Re: When were Carmer Coupler Levers Outlawed for Interchange

Randy Hammill

I thought we just discussed this recently, but found it was on the Plastic Building forum. The discussion also covered top-operating uncoupling levers. This is updated from that discussion:

In the AAR Code of Rules that I have for 1947 it states on pg 18 as part of Rule 3:

"(c)(8) Coupler operating levers of the rotating type handle ... are required on all cars built new or rebuilt on or after August 1, 1933. From owners. Note: It is recommended that when cars built prior to August 1, 1933, receive Class I general repairs and new couplers are applied, that the rotating type handle of uncoupling levers be applied."
So far I have not found anything about banning them outright, only that they could not be applied to new or rebuilt cars after that date. Although if I recall, wasn't there a rule banning a car from interchange if it (or maybe its underframe) was more than 40 years old? If so, then that would eliminate them from interchange by 1973. 

As for top operates uncoupling levers, if they were prohibited it was after the extent of my current library. Somebody with access to the AAR Code of Rules for the ‘50s or ‘60s will have to look into that. But here's what I do have readily available:

In the 1945 edition of the AAR US Safety Appliances it states: "UNCOUPLING LEVERS: Number - Two (2). Uncoupling levers may be either single of double, and of any efficient design ... Handles of uncoupling levers of the "rocking" or "pushdown" type shall be not less than eighteen (18) inches from top of rail when lockblock has released knuckle..."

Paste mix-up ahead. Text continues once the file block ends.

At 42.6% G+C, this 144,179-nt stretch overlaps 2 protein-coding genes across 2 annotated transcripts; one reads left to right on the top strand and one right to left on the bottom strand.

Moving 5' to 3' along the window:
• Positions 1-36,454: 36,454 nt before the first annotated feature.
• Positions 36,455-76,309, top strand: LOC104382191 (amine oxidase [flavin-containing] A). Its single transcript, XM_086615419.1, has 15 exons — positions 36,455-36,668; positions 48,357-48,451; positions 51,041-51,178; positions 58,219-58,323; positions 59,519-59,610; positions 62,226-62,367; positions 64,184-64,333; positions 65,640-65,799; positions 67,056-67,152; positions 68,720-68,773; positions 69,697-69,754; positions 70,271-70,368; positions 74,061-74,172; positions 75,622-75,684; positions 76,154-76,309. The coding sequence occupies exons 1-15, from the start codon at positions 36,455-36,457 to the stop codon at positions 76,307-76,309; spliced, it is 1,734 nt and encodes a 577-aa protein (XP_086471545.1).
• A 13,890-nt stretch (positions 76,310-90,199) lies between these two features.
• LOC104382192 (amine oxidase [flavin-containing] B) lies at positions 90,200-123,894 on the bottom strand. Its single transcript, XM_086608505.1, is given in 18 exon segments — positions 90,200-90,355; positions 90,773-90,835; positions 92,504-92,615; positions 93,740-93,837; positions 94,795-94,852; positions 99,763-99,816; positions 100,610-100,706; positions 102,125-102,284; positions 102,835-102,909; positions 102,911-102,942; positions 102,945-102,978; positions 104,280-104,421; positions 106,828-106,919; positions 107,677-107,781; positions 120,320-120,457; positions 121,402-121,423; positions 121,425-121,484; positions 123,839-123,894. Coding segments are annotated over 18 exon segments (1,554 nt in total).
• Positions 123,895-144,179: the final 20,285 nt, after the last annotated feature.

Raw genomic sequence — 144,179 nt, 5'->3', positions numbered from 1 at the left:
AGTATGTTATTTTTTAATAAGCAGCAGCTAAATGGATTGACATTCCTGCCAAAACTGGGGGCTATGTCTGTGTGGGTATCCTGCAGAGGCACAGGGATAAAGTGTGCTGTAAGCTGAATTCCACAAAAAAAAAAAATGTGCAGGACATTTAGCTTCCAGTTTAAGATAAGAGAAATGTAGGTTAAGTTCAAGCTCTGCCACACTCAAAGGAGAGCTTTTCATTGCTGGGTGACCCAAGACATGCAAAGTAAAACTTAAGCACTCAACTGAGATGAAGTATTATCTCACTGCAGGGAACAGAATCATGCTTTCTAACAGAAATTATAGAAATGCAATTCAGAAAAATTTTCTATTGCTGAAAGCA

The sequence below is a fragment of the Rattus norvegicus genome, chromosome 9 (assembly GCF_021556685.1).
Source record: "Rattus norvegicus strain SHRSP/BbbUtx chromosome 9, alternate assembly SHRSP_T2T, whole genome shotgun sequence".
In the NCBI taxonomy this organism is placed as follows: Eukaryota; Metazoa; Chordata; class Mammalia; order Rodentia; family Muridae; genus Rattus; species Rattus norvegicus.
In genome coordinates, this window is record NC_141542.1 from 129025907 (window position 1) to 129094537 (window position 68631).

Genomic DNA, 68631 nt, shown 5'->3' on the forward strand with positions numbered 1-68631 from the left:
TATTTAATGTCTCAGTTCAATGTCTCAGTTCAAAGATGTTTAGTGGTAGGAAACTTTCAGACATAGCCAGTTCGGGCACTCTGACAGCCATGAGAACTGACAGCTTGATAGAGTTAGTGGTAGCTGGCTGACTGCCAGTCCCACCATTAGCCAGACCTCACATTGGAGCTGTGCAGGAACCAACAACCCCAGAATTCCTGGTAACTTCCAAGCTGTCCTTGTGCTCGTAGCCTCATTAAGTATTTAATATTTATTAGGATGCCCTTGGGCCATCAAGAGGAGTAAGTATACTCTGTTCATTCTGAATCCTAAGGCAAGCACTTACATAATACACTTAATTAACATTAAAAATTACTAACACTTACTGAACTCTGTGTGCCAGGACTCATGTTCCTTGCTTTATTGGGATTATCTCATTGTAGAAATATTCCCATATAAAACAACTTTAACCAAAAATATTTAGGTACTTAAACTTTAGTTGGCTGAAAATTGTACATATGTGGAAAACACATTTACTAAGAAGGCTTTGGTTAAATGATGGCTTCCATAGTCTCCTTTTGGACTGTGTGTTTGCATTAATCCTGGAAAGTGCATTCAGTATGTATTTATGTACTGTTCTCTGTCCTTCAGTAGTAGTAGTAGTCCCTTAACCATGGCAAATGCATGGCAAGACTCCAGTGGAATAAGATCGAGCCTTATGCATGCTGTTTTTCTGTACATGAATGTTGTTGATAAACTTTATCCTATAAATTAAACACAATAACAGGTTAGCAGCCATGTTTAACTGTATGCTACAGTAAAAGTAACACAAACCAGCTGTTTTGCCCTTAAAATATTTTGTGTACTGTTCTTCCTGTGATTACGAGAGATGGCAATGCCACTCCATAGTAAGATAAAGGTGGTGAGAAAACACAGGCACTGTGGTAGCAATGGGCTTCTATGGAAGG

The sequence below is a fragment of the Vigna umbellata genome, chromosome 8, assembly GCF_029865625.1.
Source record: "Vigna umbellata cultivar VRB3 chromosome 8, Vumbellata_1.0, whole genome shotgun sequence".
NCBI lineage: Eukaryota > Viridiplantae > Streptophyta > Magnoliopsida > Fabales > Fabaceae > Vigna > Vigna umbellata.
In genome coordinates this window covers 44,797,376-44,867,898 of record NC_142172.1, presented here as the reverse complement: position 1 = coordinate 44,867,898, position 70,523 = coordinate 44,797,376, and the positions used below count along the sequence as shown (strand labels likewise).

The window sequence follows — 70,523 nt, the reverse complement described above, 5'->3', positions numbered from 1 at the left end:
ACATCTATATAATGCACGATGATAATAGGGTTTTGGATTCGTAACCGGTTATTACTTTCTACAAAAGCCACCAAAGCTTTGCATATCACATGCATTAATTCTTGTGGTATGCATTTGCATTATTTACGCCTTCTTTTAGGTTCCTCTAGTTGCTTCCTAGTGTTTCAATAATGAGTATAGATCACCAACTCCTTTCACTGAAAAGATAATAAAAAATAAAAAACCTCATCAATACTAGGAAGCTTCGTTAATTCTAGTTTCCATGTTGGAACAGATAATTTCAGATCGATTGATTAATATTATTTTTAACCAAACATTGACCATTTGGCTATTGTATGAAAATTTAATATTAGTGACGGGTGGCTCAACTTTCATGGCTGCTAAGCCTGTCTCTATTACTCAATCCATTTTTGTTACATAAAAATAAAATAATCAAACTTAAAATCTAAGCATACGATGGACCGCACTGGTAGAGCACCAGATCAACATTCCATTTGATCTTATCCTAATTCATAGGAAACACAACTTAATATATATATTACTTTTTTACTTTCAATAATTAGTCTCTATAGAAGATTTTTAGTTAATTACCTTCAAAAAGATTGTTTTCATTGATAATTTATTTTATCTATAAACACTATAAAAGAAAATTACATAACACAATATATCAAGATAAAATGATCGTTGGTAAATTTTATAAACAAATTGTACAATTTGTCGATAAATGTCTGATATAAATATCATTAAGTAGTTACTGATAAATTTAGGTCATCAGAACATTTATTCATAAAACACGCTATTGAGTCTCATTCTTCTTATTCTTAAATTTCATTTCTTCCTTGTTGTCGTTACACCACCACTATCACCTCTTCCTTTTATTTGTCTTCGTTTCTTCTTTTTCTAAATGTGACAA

There is no indication of any type that is not allowed, whether it be "push type" or top- or bottom-operated. Only an extensive list of dimensions (which can be useful to modelers): Handles should be no more than 6 inches from the side of the car, except Plate B types (see examples in the other post), which could be not more than 12, but preferably 9 inches from the side of the car. Center lift arms not less than 7 inches long with the center of the eye at the end of the lift arm no more than 3 1/2 inches beyond center of uncoupling pin when horn of coupler is against the buffer block. Ends of the handles not less than 4 inches below bottom of end sill, or constructed to give a minimum of 2 inches clearance around the handle. Minimum drop of the handles is 12 inches, maximum 15 inches overall. The 1945 issue does not have a diagram of a bottom-operated coupler. Note that the type of coupler is not addressed at all in the Safety Appliance Guide.

An interesting comment on pg 787 of the 1949/1951 Car Builder’s Cyclopedia is, “The Standard E coupler is so designed that any coupler may be fitted for either top or rotary operation. The top operates type is well adapted for service where this form is required, but the operation of the rotary type requires much less force at the operating rod handle. The uncoupling rod is simplified and may be readily located in a position that assures easy coupler operation by trainmen. These important features of coupler service make the rotary operated coupler the preferred form for general use.” This is also the first Cyclopedia without a diagram of the Plate B top operating uncoupler lever. The 1940 and 1946 both have pictures and diagrams.


Randy Hammill
Modeling the New Haven Railroad 1946-1954  | https//

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